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England v New Zealand
Johnson plight brings back memories for Henry
Scrum.com
November 28, 2008
Graham Henry, head coach of the All Blacks, during a press conference to name the team that will play England at the Royal Garden hotel in London, United Kingdom on November 25, 2008.
New Zealand coach Graham Henry has drawn parallels between Martin Johnson's troubles and his own early career © Getty Images
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New Zealand boss Graham Henry has backed Martin Johnson to succeed as England coach provided he is given adequate time to stamp his authority on the post. Critics have rounded on Johnson after two heavy defeats, but Henry sees parallels between Johnson's predicament and his own early coaching career.

"I remember a young coach who came over to coach a team call Wales in 1998. In their first four games they lost three times," he said. "The coach received a letter from a guy quite highly-placed in the Welsh game offering him a one-way first-class ticket back to New Zealand. But he hung in there and won a few games after that. It might be a similar situation for Martin. Maybe he needs patience.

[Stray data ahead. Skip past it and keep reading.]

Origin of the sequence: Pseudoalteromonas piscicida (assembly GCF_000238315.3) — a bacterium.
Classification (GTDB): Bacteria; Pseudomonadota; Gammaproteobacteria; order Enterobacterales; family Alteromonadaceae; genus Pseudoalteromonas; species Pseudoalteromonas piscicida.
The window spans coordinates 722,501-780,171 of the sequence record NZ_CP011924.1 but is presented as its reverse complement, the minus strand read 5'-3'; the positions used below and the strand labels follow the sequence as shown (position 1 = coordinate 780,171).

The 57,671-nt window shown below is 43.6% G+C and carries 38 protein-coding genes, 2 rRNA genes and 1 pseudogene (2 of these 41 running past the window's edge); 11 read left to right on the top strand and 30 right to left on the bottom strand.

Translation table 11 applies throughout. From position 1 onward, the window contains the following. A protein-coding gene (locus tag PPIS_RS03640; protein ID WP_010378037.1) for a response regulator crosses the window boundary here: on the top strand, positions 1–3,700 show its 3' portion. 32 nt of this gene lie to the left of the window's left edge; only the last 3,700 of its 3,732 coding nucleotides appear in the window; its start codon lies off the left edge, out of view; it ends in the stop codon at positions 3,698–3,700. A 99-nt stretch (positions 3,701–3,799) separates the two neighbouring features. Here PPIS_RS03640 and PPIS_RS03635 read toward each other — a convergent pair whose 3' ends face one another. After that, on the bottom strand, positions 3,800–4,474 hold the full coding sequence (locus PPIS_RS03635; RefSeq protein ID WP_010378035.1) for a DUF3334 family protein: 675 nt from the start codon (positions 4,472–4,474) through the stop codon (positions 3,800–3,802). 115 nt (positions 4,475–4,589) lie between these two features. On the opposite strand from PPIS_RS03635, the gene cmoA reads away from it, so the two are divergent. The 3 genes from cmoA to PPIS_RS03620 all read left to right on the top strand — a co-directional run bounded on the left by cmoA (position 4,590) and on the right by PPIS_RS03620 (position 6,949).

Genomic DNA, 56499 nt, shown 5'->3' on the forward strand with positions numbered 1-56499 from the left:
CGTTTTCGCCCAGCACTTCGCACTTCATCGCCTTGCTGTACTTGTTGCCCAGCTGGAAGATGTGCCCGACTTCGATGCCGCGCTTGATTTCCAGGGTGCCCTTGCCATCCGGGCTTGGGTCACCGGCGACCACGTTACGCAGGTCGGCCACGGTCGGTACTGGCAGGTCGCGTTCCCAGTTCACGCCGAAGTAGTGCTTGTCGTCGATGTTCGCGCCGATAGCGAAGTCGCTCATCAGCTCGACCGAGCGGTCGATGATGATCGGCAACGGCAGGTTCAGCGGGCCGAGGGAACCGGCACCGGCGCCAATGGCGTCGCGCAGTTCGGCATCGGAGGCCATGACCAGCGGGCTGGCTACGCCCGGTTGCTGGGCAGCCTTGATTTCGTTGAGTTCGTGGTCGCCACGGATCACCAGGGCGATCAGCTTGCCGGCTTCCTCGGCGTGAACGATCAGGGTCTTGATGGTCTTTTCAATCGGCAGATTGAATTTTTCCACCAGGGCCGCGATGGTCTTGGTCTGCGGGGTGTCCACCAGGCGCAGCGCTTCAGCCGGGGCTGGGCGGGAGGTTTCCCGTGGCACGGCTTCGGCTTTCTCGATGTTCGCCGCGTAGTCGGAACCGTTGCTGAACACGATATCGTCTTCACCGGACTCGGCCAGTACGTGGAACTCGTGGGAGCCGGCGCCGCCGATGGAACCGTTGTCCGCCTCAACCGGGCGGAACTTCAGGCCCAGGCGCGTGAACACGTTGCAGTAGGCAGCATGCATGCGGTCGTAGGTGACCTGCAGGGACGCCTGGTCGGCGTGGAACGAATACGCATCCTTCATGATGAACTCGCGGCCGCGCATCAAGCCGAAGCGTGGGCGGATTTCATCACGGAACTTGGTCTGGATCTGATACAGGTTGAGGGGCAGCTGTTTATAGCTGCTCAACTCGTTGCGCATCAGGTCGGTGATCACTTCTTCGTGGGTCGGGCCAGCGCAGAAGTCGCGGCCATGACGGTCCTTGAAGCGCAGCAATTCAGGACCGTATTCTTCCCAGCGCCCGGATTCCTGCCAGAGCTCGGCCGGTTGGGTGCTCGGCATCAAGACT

"He's a man of high standards who achieved great things in the past. He was respected by his peers and led by example. But you must give him space. It's not as if the team he's coaching is full of experience. The media can kill him or support him."

Since Henry's All Blacks arrived in Europe there has been fervent debate about the raft of southern hemisphere players inhabiting European leagues. Henry has put forward his belief that the foreign players are cutting down the opportunities available to home-grown talent.

Henry puts the Tri-Nations sides' dominance since their arrival on tour down to this fact and the weather conditions in Europe. "We play in the summer and that's conducive to ball in hand rugby. The three teams in the Tri-Nations have a similar attitude," he said. "They want to attack and use the ball. They know if they don't they are going to finish second. In those conditions you can't play a stationary game, kicking for territory behind a big forward pack.

"The other problem is there are too many foreigners playing in Europe and they're playing in decision-making positions. How can you develop your own players if you fill the Premiership, Top 14 and Magners League with all sorts of foreigners playing in decision-making positions?

"Obviously the game in Europe will suffer if you continue to do so. The game will deteriorate if you keep using foreigners to do the job."

Henry was impressed by the development of his former side however, "Wales have improved since I left! They're playing some good rugby, keeping the ball in hand and playing with width," he said.

A win at Twickenham will round up a third Grand Slam tour for the All Blacks and Henry's second as coach, an achievement to cap off a hugely successful year for his resilient All Blacks.

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